Home Mental Health & Well-Being Surviving and Thriving Throughout the Summer Holidays as a Family

Surviving and Thriving Throughout the Summer Holidays as a Family

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Spending time together as family can be magical, but it can also be very stressful, especially when travelling with young children. We spend all year looking forward to it, months planning, saving, and dreaming about it, then the big day arrives for the summer family holiday and the pressure kicks in. Be realistic and prepared; spending intense time in intense spaces with high expectations and low control over weather, travel, wi-fi, and other people is not a prescription for relaxation!

Prepare yourself that everything might not run smoothly. It’s perfectly normal to feel overwhelmed by the stress of pursuing the “perfect family holiday”, but what children need is simply quality time with their loved ones.  Counsellor Margaret Ward-Martin looks at ways to lower your expectations, model healthy stress management, and make the most of the holidays. Here’s how to survive and thrive together this Summer!

Top tips for a stress-free family holiday

  • Be realistic and manage expectations: If you argue and bicker at home, EasyJet or Eurostar are not going to mend your relationships.  All that stuff goes with you, so be prepared.
  • Spread tasks: The stress of getting to places on time for travel or to meet up and not forgetting anything is considerable.  Spread the tasks so that the holiday doesn’t start out with anyone resentful that they have done all the heavy lifting.
  • Manage your frustrations: Try – and this is a massive ask – to make any delays or unscheduled events a part of the holiday when children are involved.  They will be disappointed that points failure at Watford has delayed their trip to Blackpool by four hours but try to manage your frustration in an adult manner.  Leave the tantrums for the toddlers.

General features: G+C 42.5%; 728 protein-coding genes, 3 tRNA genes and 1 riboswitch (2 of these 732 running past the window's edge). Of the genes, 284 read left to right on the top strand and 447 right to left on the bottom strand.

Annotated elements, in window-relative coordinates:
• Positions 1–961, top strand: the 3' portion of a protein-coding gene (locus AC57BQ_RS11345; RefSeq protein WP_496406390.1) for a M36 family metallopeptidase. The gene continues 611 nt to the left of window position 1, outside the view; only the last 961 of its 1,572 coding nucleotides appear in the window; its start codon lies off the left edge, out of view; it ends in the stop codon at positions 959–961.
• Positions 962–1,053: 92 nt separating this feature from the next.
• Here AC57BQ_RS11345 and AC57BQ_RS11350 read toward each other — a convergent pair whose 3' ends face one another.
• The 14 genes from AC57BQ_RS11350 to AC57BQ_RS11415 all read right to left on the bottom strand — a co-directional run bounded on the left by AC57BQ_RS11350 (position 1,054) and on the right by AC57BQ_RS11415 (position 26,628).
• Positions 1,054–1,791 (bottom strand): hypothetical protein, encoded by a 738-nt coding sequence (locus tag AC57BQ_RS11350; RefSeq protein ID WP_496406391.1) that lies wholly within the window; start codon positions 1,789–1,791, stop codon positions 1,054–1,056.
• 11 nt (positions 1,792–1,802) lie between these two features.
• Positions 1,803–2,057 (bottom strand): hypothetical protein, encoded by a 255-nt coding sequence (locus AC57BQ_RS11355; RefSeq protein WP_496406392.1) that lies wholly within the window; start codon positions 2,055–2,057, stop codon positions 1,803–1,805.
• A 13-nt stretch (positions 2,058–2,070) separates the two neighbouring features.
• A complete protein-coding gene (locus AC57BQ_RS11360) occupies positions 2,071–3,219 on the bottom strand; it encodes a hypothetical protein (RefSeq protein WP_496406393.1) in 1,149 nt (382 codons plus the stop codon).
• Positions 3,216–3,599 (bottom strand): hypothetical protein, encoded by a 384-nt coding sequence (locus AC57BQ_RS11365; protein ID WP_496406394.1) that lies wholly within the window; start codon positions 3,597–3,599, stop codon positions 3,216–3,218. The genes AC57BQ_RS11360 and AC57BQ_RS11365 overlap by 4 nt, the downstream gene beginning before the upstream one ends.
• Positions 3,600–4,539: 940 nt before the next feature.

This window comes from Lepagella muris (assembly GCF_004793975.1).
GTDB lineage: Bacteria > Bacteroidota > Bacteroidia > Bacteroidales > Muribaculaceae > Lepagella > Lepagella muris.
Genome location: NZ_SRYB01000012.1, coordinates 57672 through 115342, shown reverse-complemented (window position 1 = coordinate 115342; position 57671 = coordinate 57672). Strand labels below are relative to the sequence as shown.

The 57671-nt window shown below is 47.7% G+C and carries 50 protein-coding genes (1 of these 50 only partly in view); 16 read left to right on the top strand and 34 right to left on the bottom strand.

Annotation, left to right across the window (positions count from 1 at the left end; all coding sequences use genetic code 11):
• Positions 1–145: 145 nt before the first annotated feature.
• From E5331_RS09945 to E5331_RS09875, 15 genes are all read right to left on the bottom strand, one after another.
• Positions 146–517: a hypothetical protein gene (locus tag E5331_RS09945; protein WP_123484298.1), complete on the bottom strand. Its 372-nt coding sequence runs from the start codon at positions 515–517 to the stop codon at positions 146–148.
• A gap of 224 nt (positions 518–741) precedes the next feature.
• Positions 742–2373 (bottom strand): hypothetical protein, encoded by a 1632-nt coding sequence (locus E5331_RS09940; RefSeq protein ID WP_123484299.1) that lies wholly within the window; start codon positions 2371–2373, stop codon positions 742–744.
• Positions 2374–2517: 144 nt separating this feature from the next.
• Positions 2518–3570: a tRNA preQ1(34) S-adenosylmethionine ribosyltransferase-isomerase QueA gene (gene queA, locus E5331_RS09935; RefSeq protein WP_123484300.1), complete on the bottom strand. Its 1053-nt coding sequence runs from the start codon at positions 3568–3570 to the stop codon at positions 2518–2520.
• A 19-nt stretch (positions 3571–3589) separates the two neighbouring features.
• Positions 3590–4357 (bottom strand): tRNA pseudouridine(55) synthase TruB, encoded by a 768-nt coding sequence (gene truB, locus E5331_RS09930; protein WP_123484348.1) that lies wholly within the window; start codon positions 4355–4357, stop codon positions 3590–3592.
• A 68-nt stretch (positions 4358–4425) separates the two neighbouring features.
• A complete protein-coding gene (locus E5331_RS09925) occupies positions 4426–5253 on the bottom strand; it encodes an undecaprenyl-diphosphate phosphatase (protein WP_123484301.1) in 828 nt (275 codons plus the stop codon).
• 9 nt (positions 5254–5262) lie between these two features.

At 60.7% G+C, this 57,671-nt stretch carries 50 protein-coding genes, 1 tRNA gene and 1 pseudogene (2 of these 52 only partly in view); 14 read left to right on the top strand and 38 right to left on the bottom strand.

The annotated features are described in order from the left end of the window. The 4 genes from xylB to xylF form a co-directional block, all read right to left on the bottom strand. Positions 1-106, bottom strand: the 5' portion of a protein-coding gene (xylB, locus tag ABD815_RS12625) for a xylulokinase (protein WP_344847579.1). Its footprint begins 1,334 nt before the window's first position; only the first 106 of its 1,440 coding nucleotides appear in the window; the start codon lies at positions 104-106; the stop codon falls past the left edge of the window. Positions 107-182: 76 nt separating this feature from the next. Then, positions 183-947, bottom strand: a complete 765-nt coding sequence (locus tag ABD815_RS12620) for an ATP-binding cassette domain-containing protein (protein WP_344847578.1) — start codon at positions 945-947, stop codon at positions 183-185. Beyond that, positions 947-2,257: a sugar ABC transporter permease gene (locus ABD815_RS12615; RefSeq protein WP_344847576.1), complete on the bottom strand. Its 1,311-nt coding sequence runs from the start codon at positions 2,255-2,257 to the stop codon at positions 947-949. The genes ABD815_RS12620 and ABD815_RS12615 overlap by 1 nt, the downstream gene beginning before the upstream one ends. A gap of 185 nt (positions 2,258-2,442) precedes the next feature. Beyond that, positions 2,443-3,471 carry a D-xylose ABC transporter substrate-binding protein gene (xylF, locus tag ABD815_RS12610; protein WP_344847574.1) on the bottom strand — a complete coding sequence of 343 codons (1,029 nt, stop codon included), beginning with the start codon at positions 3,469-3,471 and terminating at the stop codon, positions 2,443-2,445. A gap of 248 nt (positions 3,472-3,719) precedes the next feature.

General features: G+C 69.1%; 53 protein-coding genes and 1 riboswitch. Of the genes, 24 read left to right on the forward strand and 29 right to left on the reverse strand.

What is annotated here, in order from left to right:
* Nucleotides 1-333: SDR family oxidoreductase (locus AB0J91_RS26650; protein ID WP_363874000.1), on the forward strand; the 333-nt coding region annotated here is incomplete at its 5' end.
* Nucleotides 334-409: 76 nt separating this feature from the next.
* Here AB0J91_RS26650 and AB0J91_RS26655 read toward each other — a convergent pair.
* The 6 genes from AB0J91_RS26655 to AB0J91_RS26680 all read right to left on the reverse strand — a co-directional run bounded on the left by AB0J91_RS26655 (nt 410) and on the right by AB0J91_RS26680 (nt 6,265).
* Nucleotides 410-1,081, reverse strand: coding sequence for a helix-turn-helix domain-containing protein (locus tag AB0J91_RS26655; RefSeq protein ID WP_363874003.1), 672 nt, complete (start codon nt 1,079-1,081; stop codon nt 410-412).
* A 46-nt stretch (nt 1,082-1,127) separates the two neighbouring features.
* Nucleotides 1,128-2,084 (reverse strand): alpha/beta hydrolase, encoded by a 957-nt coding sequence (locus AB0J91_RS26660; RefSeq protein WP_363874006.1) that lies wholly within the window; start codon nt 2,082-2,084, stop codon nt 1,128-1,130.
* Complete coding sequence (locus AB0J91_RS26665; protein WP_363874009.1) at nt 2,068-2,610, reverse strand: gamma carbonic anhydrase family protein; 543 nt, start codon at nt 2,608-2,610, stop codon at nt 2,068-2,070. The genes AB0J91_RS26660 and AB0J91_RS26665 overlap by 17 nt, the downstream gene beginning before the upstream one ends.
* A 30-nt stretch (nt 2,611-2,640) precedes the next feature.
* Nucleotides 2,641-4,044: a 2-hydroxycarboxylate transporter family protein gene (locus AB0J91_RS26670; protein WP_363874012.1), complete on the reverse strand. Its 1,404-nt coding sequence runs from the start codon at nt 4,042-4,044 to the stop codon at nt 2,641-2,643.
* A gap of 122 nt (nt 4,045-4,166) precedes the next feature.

• Be armed and prepared for medicinal needs: Keep your medications on you or accessible.  There is no point in having the Calpol in the hold luggage when your baby is teething at 35,000 feet.
  • Manage expectations: Try not to promise children that they are going to have “the best time ever!”. If it happens, it happens, but if not, they will remember their disappointment and that you under delivered.
  • Be honest with yourself and your family: If you get stressed as a partner or parent you are not going to magic away this about yourself, so be self-aware and honest. If you actually don’t like the heat but somehow think you need to get down to the beach because it is expected of you, just say so.  If you go resentfully, everyone else will pay.  That said, you do need to make an effort! Yes, I get that this is a holiday but not from being as good a person as you need to be to make it as good a time as possible, for all.
  • Manage your behaviour: On holiday – behave!  You, not the children. Be mindful of your language, how much you are drinking, and how you treat others, avoiding ugly sunbed wars. You may have paid and feel (and are somewhat) entitled to get what you feel you have paid for but please do not speak to the staff rudely or in a way that disrespects them. If you have a grievance, get away from a young audience and speak privately.
  • Take care of your relationship if you are with a partner: Try to avoid conflict in front of the children and get some time together, just the two of you.  Even if the children are near, make the effort to catch up with each other.
  • Try not to put yourself under pressure to “go away” if you cannot afford it: The best holiday a child can have is with a parent who is fully present for them, able to share in their interests, and curious about their imagination. If you have a friend or relative to stay with for a few days, that will be enough. The holiday is what you make it.  Unfortunately, even the most reasonable holiday parks can get expensive during school holidays, but you may get a last-minute deal.
  • Let children make some of the decisions and try to let go of control: Maybe they like to kick a football in a particular way. Let them. Try not to live vicariously through your children. Let them be.  You may think they could do it your way and be better, suggesting that, unless very sensitively handled, will leave them feeling inadequate. The alternative is to leave them feeling accomplished; it’s up to you.
  • Gaining skills: All of you – is an excellent way to get through the holiday. Cycling, board-games, anything in water, fishing – a few words of Greek or Spanish – all make holiday memories last.
  • Take some paper, colouring, or puzzle books: It may not make sense to you now, but when the wi-fi has dipped and the battery is out, you will be grateful.  Noughts and crosses will have never felt so sweet!
  • Have fun: Remember fun? No? If your day is tightly controlled with a focus on doing, maybe reassess. Do what brought you peace as a child and find out what the same is for your partner or children.

Margaret comments: “Please remember that holidays are not an exact science and there is no right way so take the pressure off yourself and those around you. Ultimately, the best exploring you can do on holiday is discovering more about the people you are with”.

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